When sharing stories about our families, Scott was so proud of his wife and sons and their commitment to each other.  Having the added challenges of being a military family with numerous relocations and deployments, the love, compassion and strength of the entire family is remarkable as they supported the special needs of Evin. Evin’s mother, Melisa is a remarkable individual who constantly displayed more strength than most.


I recall the first time I met Evin. It was at a hospital function when his father was being recognized for receiving his first star as a General.  Evin was beaming with pride and displayed his beautiful smile the entire time. I spoke with Evin about his current studies and what his aspirations were.  I can recall being very impressed how determined and persistent he was as well as focused on his goals, not his challenges.


Most do not understand what individuals with special challenges face on a daily basis.  As a mother of a child with a profound hearing loss who utilizes different communication modes such as sign language, I also saw her struggle with being accepted and recognized for her attributes and talents. Too many do not look beyond the special needs to truly see the individual. Evin had so much more to deal with due to his physical limitations and he did not let that stop him.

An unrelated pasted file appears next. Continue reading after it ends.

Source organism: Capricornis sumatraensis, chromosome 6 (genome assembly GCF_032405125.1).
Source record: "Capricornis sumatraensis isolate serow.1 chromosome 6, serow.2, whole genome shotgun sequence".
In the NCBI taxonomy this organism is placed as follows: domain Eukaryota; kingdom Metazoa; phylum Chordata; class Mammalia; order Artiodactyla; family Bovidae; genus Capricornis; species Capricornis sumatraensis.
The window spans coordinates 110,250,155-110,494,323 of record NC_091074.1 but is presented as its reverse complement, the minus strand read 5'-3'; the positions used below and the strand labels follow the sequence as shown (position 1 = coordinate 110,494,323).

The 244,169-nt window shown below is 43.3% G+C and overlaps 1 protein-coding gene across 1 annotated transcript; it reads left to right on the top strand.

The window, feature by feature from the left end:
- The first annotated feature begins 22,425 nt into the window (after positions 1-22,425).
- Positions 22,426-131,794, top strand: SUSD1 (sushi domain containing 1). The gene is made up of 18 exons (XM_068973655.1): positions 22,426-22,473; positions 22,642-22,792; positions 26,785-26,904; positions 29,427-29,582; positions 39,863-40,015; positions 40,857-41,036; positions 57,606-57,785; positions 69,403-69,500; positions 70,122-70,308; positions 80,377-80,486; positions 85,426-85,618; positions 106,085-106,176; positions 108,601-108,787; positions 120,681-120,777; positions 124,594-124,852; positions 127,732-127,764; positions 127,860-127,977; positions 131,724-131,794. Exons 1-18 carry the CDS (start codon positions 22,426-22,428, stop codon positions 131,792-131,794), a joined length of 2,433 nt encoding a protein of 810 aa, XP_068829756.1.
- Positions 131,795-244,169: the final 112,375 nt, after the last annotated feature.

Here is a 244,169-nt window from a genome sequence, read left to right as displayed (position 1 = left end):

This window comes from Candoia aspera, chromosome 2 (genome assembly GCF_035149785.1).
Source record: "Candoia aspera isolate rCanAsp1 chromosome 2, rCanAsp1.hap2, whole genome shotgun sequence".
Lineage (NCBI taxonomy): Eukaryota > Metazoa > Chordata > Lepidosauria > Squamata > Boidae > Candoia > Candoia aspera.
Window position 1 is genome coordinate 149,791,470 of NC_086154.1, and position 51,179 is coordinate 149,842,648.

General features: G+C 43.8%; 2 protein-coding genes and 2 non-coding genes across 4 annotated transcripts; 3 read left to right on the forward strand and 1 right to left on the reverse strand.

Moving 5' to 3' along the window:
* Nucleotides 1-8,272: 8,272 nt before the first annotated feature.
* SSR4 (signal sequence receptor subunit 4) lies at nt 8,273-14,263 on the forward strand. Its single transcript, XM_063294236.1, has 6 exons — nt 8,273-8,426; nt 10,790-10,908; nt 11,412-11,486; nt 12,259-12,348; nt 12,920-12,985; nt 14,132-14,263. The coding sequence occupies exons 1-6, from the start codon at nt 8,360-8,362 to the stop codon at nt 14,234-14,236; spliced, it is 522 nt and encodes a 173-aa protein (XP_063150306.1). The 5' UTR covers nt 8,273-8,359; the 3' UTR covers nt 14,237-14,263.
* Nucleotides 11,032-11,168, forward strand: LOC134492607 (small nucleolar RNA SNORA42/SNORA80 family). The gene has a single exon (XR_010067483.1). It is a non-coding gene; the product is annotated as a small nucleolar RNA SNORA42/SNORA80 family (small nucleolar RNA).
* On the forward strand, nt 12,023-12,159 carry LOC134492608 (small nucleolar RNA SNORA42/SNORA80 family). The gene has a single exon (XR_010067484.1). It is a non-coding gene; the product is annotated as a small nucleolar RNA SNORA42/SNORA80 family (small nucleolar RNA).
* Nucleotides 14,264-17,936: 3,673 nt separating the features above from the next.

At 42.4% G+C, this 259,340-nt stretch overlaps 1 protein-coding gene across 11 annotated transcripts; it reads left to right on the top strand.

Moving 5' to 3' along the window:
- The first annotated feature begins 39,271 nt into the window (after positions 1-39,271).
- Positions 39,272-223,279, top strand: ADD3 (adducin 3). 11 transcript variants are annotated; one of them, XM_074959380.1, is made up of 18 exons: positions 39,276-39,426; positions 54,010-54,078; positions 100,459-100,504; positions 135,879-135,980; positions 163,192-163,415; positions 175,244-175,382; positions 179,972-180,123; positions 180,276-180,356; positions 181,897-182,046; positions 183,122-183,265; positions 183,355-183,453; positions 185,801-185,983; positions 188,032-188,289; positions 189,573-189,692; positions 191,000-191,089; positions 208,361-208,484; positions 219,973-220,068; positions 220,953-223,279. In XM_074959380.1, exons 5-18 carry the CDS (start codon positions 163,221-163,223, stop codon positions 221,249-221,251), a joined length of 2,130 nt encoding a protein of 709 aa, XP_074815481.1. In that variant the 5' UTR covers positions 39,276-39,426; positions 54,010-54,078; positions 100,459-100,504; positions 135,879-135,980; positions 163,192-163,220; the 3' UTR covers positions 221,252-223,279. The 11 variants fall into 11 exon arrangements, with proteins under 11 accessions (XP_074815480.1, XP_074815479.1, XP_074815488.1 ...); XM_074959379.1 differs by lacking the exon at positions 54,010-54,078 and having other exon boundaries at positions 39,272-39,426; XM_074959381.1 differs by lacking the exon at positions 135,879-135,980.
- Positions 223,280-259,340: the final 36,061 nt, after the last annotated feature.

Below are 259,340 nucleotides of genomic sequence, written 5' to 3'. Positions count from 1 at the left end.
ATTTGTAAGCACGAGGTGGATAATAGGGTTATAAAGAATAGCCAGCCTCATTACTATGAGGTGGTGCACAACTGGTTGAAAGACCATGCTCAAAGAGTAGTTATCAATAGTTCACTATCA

Evin was a special individual and had an amazing story to share.  It is a powerful story of his strength and resolve to make a difference not only in his life but in the lives of so many others.  In reading Evin's story, it brings out so many emotions and shows  how much we take for granted.  Evin received support from so many, but it was his strong will, determination and perseverance to have had so  many achievements and live his life within the trials of muscular dystrophy.


It is truly an inspirational and powerful story.  We are blessed to be able to know Evin's story thru his book and know that readers lives will be forever touched.


Be the Change, Say I Will!

Kathy Burke

Evin's story touched me in a very unique way. I was blessed to have a father who spent his career working with the disabled community in early intervention services, so valuing life in all situations was an absolute in our household. However, with that said unless you truly walk with some who is disabled you don't get a full understanding of their struggle. That is what Evin's story did for me. As a Father now of my own children his struggles had me fighting back tears multiple times. But then there's the pervasive hope that Evin's story pours out. Hope to inspire us all to press on. Hope that demands not to be treated differently just because you have a disability. And ultimately the hope of eternity in Jesus Christ. I know for me, never having the opportunity to meet Evin, I look forward to walking with him on the Streets of Gold. Until then...

Tim Court